(Greg Wahl-Stephens/for The Columbian)
An estimated 800 people including civic leaders, first responders, police, ministers and members of the military packed into the Hilton Vancouver Washington early Thursday for the 10th Annual Clark County Mayors’ and Civic Leaders’ Prayer Breakfast.
The group came together to share fellowship, food and stories of faith. Attendees prayed for leaders, both local and national, and police, firefighters, troops and teachers. They also heard testimonies of faith from people who travel the world.
Registered nurse Jackie Gust shared three stories from work overseas.
In two of the stories, people she prayed for were miraculously healed, she said. In the third, she ran into a woman in Iraq who she had read about in a magazine while in the United States. She believes God directed her to the woman just so she could pray for her and tell her that God cared for her.
“My experience has been God knows every one of us,” she said. “Whether you believe in the Lord or not, you’re here for a purpose today.”
Joseph Anfuso followed Gust’s testimonies with the story of how he came to faith as a young man.
Anfuso was born into a political family in New York. He said he was raised as a Roman Catholic but never had a relationship with God.
When he was in his 20s, he decided to travel the world in what he now says was a trip of self discovery.
“I needed spiritual answers for my life,” Anfuso said. He thought that “all roads lead to the same place,” he just didn’t want to be a Christian.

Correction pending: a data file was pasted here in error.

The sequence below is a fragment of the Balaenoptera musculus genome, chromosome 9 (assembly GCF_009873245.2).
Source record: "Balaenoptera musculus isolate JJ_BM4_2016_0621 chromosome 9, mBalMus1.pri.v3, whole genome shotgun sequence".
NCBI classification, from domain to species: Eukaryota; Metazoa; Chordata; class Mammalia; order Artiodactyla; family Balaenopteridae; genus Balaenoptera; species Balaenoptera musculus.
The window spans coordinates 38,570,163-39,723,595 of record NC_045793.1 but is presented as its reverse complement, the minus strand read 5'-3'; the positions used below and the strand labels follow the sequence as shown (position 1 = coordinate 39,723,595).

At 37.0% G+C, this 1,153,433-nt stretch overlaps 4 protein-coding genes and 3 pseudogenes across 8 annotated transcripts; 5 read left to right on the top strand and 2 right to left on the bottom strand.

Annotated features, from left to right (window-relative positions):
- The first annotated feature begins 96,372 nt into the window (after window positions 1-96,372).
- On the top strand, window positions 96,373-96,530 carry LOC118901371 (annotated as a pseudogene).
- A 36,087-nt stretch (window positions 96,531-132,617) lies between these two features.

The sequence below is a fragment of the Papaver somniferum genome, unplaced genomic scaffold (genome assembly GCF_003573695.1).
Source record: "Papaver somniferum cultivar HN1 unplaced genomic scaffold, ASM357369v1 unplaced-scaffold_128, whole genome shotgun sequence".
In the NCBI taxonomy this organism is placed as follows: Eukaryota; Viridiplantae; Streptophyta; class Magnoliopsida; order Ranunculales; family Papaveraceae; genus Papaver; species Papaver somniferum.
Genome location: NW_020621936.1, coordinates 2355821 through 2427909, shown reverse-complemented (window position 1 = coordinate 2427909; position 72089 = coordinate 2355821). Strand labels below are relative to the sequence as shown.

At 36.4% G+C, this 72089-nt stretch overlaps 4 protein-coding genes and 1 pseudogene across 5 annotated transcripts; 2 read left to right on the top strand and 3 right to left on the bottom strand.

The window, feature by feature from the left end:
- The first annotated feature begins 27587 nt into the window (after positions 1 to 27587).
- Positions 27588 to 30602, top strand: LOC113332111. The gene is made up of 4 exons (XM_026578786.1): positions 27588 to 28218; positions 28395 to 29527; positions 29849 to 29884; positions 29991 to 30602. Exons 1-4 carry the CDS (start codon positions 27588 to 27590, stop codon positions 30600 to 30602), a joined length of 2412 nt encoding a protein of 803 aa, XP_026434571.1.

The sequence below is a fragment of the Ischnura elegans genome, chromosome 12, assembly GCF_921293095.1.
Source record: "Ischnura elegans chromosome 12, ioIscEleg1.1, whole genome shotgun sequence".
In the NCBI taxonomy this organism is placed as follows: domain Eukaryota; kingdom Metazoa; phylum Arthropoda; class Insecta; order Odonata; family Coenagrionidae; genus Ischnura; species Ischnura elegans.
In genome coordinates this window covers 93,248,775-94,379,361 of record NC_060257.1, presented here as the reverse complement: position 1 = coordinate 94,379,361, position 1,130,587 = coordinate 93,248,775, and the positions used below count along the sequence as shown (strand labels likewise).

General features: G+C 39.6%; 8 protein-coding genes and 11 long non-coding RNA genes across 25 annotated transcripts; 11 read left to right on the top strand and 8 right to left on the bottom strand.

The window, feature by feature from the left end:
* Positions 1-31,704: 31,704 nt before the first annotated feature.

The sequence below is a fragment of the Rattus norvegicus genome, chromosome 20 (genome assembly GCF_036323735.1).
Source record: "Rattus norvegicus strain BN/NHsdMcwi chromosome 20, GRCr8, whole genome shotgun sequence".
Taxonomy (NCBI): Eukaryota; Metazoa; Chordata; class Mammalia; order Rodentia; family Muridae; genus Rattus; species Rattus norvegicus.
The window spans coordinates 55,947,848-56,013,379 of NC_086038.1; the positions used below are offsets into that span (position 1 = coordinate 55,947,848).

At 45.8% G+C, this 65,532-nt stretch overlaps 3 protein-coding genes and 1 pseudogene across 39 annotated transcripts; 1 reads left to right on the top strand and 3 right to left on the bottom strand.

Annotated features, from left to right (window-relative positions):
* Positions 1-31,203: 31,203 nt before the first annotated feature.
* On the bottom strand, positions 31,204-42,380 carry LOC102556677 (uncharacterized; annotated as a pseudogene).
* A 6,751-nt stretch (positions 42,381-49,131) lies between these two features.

He traveled the world searching for “wisdom” in eastern religions, he said. Eventually he found himself in a small hotel room in India that he said wasn’t much more than a box with a cot and light bulb. While using breathing exercises he learned on the trip as street noise and Indian music bled through the walls of his room, he noticed a cross made of light on his door and thought it was Jesus speaking to him, he said.
He returned to the states and eventually decided to become a follower of Jesus, Anfuso said.
He believes God directed him to be a servant, and since then started Forward Edge International, a local faith-based relief organization that operates in the U.S. and other parts of the world.
Pastors from local churches led prayer before and after the speakers. Singing performances by Vancouver police Officer Rey Reynolds bookended the event. He opened with the national anthem and closed with a rendition of “Amazing Grace.”
The breakfast committee will meet in November to go over how things went and will start planning the next event early next year, said Stewart Kent, co-chairman of the breakfast.
The first thing they’ll do is try to line up new speakers, he said.
“We try to find people who have an interesting story that people would want to hear,” Kent said.
He’s not too worried about lining up people for next year’s event, he said.
“I’ve been lining up speakers for years,” Kent said. “The Lord gives them to me. I couldn’t find them personally.”